“Low-fat” labels are old news. Instead, claims to “manage weight” or “keep you fuller longer” are hitting store shelves, according to data from Chicago-based market research firm Mintel.

As our culture shifts its focus from weight loss to overall health and wellness, the food industry is taking notice—adding fiber and protein to everything from cereal to frozen dinners. “Protein stays in our systems longer, and high-fiber foods add bulk to the diet and slow the rate of digestion. This allows the signal from the vagus nerve to reach our brain, telling us that our stomach is full … and leading to satiety,” says Doris Piccinin, RD, director of Seattle-based Bastyr University’s master’s of nutrition, didactic program in dietetics.  

The satiety trend has taken root in Europe, where American conventional food producer Kellogg’s has introduced “Special K Sustain” cereal to “help keep you satisfied for longer.” So far in the U.S., foods that claim to stave off hunger are mostly weight-loss products like diet shakes and bars, though other types of satiety foods are turning up more frequently on store shelves.

 As the buzz around satiety grows, be sure your staff understands the concept and is able to suggest foods that can lead to a feeling of fullness. To help you address the needs of weight-conscious consumers looking to stay full longer, below, experts refine what the term means to them, and suggest their favorite nutritious, whole, satiating foods.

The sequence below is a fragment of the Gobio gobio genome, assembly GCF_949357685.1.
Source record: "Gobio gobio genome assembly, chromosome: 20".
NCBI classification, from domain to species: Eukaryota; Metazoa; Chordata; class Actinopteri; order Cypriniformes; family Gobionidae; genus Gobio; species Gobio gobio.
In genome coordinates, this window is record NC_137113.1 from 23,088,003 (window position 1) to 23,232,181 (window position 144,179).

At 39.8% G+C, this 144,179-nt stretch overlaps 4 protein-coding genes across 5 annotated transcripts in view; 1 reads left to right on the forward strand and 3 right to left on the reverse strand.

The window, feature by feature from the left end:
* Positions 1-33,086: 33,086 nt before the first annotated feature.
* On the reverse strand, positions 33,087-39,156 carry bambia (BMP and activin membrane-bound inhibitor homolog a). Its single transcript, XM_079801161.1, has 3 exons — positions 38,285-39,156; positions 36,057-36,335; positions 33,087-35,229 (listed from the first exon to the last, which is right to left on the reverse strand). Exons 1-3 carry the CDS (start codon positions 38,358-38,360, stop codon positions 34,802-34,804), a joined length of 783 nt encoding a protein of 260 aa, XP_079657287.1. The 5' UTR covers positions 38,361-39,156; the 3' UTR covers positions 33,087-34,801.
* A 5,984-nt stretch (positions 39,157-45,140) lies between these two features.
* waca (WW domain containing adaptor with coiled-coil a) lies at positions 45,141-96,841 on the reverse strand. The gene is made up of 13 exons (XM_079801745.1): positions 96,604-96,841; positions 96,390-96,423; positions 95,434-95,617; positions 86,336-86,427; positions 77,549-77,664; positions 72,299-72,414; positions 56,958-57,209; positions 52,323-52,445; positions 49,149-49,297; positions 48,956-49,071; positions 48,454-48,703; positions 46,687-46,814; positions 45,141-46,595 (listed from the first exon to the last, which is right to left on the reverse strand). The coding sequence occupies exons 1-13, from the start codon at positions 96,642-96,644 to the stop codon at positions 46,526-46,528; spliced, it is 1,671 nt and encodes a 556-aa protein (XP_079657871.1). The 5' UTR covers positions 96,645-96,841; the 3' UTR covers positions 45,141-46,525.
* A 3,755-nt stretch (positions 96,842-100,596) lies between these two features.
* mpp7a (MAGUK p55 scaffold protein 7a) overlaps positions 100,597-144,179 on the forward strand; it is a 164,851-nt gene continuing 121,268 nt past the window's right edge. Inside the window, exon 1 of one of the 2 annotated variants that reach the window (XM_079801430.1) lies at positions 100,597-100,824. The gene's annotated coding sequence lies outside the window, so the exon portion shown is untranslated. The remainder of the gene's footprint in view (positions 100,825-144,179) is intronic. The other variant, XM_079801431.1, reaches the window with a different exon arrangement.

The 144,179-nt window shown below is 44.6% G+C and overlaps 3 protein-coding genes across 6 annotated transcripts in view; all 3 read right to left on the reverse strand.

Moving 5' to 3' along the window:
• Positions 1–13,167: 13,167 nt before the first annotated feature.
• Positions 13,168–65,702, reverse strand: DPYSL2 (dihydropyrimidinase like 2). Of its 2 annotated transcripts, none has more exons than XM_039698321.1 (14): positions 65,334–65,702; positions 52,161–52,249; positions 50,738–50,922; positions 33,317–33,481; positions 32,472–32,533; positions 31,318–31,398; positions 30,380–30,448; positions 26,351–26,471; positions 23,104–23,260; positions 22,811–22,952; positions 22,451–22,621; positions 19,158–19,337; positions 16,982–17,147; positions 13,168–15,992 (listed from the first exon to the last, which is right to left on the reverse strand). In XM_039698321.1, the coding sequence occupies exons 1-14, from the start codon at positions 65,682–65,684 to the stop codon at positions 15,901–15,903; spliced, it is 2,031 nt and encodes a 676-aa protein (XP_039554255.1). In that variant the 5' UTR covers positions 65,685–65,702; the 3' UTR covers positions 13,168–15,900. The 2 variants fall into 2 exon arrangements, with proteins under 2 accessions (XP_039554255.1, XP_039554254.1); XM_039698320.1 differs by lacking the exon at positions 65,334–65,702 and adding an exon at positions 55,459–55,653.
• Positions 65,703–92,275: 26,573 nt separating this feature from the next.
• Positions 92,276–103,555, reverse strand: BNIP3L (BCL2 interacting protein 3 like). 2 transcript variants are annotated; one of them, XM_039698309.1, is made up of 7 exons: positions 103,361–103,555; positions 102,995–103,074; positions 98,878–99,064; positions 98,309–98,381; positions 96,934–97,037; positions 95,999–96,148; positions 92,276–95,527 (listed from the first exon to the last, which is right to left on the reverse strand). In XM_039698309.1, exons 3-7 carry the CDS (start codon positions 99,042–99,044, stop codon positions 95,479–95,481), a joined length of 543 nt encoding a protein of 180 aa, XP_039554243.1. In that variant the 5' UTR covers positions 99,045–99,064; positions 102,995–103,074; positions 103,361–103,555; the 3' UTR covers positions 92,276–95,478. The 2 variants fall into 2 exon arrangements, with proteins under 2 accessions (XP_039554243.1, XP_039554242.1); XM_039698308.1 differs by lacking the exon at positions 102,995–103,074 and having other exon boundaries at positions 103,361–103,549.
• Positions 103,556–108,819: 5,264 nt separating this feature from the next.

The two types of satiety

In order for foods to be satiating, they need to both taste good and fill the belly. Most of these foods contain fiber, protein, vegetable fats or some combination of the three.

“Satiety means feeling physically satisfied after eating a meal or snack, without the desire to eat more,” says Michelle Babb, RD, adjunct professor at Bastyr University. She tells her weight-conscious clients “the goal is not to feel deprived and hungry, but to eat the right combination of foods so that you are satisfied throughout the day.”

While feeling full is important, Judith Stern, ScD, professor of nutrition at the University of California Davis, believes there’s more to satiety than the physical aspect. “Psychological satiety means ‘this tasted wonderful, I really enjoyed it and now I’m full.’” Even for people trying to lose weight, Stern says, “I think it is really important to only eat good-tasting food and savor it.”

Piccinin advises clients to slow down while they eat in order to make it a sensory experience. “Being cognizant of where our food is coming from and reflecting on what you’re eating is satiating,” she says. “Even if we’re eating healthy, sometimes we’re eating at our desks, picking up a snack and picking up the kids. That can lead us to overeat.”

Try recommending the following foods in their natural forms to weight-conscious customers: